11Dec2018

Book #53: Harriet the Spy

Harriet the Spy by Louise Fitzhugh was one of my favorite books when I was a kid.  I wanted to be a spy just like Harriet.  I even got myself a notebook and old clothes good for climbing fences and into dumbwaiters.  Unfortunately, I didn’t live in New York City, I lived in suburban Kansas City, Kansas.  Nobody had a dumbwaiter in their split-level home.  Nobody was even around worth spying on.  I did have my super creepy neighbor across the street, but I was more scared of him than curious about what he did all day long.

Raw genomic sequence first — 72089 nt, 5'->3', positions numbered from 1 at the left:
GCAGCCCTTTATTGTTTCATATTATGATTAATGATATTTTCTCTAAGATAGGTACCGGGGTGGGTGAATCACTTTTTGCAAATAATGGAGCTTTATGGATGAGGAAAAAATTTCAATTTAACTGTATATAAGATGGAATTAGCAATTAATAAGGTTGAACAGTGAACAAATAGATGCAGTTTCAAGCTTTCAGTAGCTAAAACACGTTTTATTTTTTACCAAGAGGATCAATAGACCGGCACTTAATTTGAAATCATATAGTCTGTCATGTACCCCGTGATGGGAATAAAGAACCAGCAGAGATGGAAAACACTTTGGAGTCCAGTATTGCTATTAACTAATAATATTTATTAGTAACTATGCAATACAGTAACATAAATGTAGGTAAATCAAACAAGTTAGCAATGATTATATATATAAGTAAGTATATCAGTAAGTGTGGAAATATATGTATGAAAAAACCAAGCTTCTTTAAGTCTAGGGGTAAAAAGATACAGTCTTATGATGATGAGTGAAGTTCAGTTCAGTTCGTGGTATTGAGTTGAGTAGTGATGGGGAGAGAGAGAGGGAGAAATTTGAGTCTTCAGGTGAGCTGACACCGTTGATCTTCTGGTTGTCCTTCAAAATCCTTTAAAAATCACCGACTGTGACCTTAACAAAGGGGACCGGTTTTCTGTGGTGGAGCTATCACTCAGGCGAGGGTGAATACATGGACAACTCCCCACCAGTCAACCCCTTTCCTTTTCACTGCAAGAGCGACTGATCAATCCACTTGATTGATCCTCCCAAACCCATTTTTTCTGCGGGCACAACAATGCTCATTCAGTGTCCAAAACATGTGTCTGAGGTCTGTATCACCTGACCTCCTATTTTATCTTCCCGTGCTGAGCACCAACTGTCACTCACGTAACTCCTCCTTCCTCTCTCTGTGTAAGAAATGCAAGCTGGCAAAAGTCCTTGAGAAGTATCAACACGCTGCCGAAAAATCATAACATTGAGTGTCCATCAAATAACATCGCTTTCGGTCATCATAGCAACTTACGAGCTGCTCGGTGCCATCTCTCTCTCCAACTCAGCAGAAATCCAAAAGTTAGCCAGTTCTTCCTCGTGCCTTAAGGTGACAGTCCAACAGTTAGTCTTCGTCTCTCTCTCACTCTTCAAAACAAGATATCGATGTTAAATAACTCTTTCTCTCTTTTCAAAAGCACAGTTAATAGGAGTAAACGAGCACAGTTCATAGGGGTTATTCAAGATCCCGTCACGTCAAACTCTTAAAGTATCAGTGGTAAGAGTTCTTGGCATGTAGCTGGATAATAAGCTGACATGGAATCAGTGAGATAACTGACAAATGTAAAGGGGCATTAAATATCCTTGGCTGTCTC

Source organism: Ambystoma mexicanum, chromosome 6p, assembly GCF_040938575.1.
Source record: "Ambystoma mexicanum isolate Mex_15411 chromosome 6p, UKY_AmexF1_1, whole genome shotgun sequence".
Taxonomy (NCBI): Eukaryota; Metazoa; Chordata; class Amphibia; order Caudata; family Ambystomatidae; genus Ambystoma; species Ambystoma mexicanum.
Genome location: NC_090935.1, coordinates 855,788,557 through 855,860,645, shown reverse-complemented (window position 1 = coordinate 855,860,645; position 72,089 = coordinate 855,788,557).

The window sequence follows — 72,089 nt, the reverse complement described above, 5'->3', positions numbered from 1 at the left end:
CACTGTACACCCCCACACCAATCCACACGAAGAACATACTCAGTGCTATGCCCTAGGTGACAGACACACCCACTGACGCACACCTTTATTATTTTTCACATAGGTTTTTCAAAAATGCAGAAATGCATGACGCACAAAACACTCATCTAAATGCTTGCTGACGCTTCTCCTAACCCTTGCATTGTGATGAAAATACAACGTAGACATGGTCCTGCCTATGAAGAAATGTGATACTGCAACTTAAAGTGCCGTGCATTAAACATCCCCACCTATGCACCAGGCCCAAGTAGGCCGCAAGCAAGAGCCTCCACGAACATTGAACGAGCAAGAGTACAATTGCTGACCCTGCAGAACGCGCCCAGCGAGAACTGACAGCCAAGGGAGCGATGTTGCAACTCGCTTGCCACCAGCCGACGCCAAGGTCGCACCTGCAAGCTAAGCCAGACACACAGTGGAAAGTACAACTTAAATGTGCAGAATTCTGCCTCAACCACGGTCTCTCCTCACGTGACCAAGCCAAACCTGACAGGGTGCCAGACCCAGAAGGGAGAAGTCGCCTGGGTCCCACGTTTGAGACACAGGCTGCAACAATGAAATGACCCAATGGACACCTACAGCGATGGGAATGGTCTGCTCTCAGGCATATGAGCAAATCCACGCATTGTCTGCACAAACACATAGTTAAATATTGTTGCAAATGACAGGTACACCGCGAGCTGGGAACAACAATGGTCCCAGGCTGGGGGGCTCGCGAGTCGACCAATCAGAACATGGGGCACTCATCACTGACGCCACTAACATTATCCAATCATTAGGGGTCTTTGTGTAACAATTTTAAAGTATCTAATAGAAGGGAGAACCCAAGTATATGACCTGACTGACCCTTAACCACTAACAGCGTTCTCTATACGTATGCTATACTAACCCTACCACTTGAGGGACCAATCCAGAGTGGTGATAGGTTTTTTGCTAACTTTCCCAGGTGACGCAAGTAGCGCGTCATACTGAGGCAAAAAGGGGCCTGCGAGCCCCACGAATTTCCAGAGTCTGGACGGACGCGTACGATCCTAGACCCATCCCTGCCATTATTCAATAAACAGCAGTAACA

What I didn’t pick up on at all in the multiple times I read this was Harriet’s parents’ utter lack of parenting her, nobody even once recognizing that Harriet was suffering when she lost Ole Golly, Harriet’s constant victim mentality, or how the cruelty Harriet inflicted was never resolved.  This book is a mess and surprisingly complicated for the middle grade reader.  It made for an interesting discussion in my book discussion group, though.

Goodreads rating: 4 stars, which probably is surprising.  I still enjoyed reading it, maybe for nostalgia, but also because all the mess made me think about life and attachment and friendship.

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Jenny

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has written 287 articles on Red Hot Eyebrows.

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